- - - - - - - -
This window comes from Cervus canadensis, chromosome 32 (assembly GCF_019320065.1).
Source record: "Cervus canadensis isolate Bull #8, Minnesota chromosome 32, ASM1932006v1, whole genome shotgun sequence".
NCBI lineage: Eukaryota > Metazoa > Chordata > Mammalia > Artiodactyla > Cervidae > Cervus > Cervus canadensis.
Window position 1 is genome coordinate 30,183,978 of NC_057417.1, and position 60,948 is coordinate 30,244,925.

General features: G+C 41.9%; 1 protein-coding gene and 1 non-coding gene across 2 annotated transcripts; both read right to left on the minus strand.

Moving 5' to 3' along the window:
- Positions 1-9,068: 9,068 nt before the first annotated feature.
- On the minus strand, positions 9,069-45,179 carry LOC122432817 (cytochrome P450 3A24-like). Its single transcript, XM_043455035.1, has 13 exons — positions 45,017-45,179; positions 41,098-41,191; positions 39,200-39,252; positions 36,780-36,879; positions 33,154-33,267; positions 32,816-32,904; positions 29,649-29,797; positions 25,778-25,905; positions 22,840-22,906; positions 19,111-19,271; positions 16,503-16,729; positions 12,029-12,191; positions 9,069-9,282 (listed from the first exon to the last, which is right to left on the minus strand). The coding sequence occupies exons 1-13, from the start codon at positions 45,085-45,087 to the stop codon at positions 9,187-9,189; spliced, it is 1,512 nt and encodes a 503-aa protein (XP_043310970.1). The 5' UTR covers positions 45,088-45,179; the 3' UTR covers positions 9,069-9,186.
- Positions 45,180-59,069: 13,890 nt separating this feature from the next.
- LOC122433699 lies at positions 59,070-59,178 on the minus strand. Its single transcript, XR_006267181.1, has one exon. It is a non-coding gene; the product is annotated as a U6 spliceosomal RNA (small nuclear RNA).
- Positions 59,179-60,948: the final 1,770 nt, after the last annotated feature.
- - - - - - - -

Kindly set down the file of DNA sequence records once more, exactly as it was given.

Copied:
This window comes from Cervus canadensis, chromosome 32 (assembly GCF_019320065.1).
Source record: "Cervus canadensis isolate Bull #8, Minnesota chromosome 32, ASM1932006v1, whole genome shotgun sequence".
NCBI lineage: Eukaryota > Metazoa > Chordata > Mammalia > Artiodactyla > Cervidae > Cervus > Cervus canadensis.
Window position 1 is genome coordinate 30,183,978 of NC_057417.1, and position 60,948 is coordinate 30,244,925.

General features: G+C 41.9%; 1 protein-coding gene and 1 non-coding gene across 2 annotated transcripts; both read right to left on the minus strand.

Moving 5' to 3' along the window:
- Positions 1-9,068: 9,068 nt before the first annotated feature.
- On the minus strand, positions 9,069-45,179 carry LOC122432817 (cytochrome P450 3A24-like). Its single transcript, XM_043455035.1, has 13 exons — positions 45,017-45,179; positions 41,098-41,191; positions 39,200-39,252; positions 36,780-36,879; positions 33,154-33,267; positions 32,816-32,904; positions 29,649-29,797; positions 25,778-25,905; positions 22,840-22,906; positions 19,111-19,271; positions 16,503-16,729; positions 12,029-12,191; positions 9,069-9,282 (listed from the first exon to the last, which is right to left on the minus strand). The coding sequence occupies exons 1-13, from the start codon at positions 45,085-45,087 to the stop codon at positions 9,187-9,189; spliced, it is 1,512 nt and encodes a 503-aa protein (XP_043310970.1). The 5' UTR covers positions 45,088-45,179; the 3' UTR covers positions 9,069-9,186.
- Positions 45,180-59,069: 13,890 nt separating this feature from the next.
- LOC122433699 lies at positions 59,070-59,178 on the minus strand. Its single transcript, XR_006267181.1, has one exon. It is a non-coding gene; the product is annotated as a U6 spliceosomal RNA (small nuclear RNA).
- Positions 59,179-60,948: the final 1,770 nt, after the last annotated feature.